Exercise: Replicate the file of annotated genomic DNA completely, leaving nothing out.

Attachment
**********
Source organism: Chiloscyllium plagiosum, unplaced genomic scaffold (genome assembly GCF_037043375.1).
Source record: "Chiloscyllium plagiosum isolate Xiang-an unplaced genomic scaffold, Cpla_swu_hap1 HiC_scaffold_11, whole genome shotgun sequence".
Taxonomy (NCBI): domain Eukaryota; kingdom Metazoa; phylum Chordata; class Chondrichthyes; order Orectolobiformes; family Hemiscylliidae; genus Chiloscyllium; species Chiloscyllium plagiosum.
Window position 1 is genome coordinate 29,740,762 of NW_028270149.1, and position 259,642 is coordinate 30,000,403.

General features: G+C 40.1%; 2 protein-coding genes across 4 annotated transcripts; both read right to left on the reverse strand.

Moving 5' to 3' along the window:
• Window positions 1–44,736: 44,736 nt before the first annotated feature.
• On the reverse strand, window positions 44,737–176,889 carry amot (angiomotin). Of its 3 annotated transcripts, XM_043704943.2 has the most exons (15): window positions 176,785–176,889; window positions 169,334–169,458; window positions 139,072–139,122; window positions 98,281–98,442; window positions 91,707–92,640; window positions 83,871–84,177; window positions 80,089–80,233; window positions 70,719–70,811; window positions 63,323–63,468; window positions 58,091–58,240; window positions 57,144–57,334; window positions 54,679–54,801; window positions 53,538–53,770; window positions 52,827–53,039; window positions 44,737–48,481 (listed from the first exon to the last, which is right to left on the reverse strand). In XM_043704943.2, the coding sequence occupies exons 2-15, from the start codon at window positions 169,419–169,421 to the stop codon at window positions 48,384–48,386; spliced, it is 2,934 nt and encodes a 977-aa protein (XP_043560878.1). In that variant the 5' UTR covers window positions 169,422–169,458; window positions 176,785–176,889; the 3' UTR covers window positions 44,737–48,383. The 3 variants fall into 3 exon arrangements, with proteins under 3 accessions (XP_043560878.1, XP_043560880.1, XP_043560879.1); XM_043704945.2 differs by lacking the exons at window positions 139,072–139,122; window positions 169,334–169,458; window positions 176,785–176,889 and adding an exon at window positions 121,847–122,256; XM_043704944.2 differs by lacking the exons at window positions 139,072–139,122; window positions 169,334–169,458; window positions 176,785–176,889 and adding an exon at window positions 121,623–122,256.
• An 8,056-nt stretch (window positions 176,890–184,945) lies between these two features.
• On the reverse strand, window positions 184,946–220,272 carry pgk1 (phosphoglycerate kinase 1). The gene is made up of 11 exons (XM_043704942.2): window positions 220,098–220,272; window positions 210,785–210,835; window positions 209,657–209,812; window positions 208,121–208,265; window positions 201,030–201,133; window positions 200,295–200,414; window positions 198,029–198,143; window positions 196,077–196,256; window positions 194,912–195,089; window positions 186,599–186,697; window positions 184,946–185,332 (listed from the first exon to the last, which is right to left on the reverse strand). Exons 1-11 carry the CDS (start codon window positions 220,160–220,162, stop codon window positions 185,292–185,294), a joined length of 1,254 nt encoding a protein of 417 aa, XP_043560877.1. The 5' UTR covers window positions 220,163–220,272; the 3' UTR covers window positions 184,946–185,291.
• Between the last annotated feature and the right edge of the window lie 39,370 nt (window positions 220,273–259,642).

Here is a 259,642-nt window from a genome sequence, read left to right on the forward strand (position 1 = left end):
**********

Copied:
Source organism: Chiloscyllium plagiosum, unplaced genomic scaffold (genome assembly GCF_037043375.1).
Source record: "Chiloscyllium plagiosum isolate Xiang-an unplaced genomic scaffold, Cpla_swu_hap1 HiC_scaffold_11, whole genome shotgun sequence".
Taxonomy (NCBI): domain Eukaryota; kingdom Metazoa; phylum Chordata; class Chondrichthyes; order Orectolobiformes; family Hemiscylliidae; genus Chiloscyllium; species Chiloscyllium plagiosum.
Window position 1 is genome coordinate 29,740,762 of NW_028270149.1, and position 259,642 is coordinate 30,000,403.

General features: G+C 40.1%; 2 protein-coding genes across 4 annotated transcripts; both read right to left on the reverse strand.

Moving 5' to 3' along the window:
• Window positions 1–44,736: 44,736 nt before the first annotated feature.
• On the reverse strand, window positions 44,737–176,889 carry amot (angiomotin). Of its 3 annotated transcripts, XM_043704943.2 has the most exons (15): window positions 176,785–176,889; window positions 169,334–169,458; window positions 139,072–139,122; window positions 98,281–98,442; window positions 91,707–92,640; window positions 83,871–84,177; window positions 80,089–80,233; window positions 70,719–70,811; window positions 63,323–63,468; window positions 58,091–58,240; window positions 57,144–57,334; window positions 54,679–54,801; window positions 53,538–53,770; window positions 52,827–53,039; window positions 44,737–48,481 (listed from the first exon to the last, which is right to left on the reverse strand). In XM_043704943.2, the coding sequence occupies exons 2-15, from the start codon at window positions 169,419–169,421 to the stop codon at window positions 48,384–48,386; spliced, it is 2,934 nt and encodes a 977-aa protein (XP_043560878.1). In that variant the 5' UTR covers window positions 169,422–169,458; window positions 176,785–176,889; the 3' UTR covers window positions 44,737–48,383. The 3 variants fall into 3 exon arrangements, with proteins under 3 accessions (XP_043560878.1, XP_043560880.1, XP_043560879.1); XM_043704945.2 differs by lacking the exons at window positions 139,072–139,122; window positions 169,334–169,458; window positions 176,785–176,889 and adding an exon at window positions 121,847–122,256; XM_043704944.2 differs by lacking the exons at window positions 139,072–139,122; window positions 169,334–169,458; window positions 176,785–176,889 and adding an exon at window positions 121,623–122,256.
• An 8,056-nt stretch (window positions 176,890–184,945) lies between these two features.
• On the reverse strand, window positions 184,946–220,272 carry pgk1 (phosphoglycerate kinase 1). The gene is made up of 11 exons (XM_043704942.2): window positions 220,098–220,272; window positions 210,785–210,835; window positions 209,657–209,812; window positions 208,121–208,265; window positions 201,030–201,133; window positions 200,295–200,414; window positions 198,029–198,143; window positions 196,077–196,256; window positions 194,912–195,089; window positions 186,599–186,697; window positions 184,946–185,332 (listed from the first exon to the last, which is right to left on the reverse strand). Exons 1-11 carry the CDS (start codon window positions 220,160–220,162, stop codon window positions 185,292–185,294), a joined length of 1,254 nt encoding a protein of 417 aa, XP_043560877.1. The 5' UTR covers window positions 220,163–220,272; the 3' UTR covers window positions 184,946–185,291.
• Between the last annotated feature and the right edge of the window lie 39,370 nt (window positions 220,273–259,642).

Here is a 259,642-nt window from a genome sequence, read left to right on the forward strand (position 1 = left end):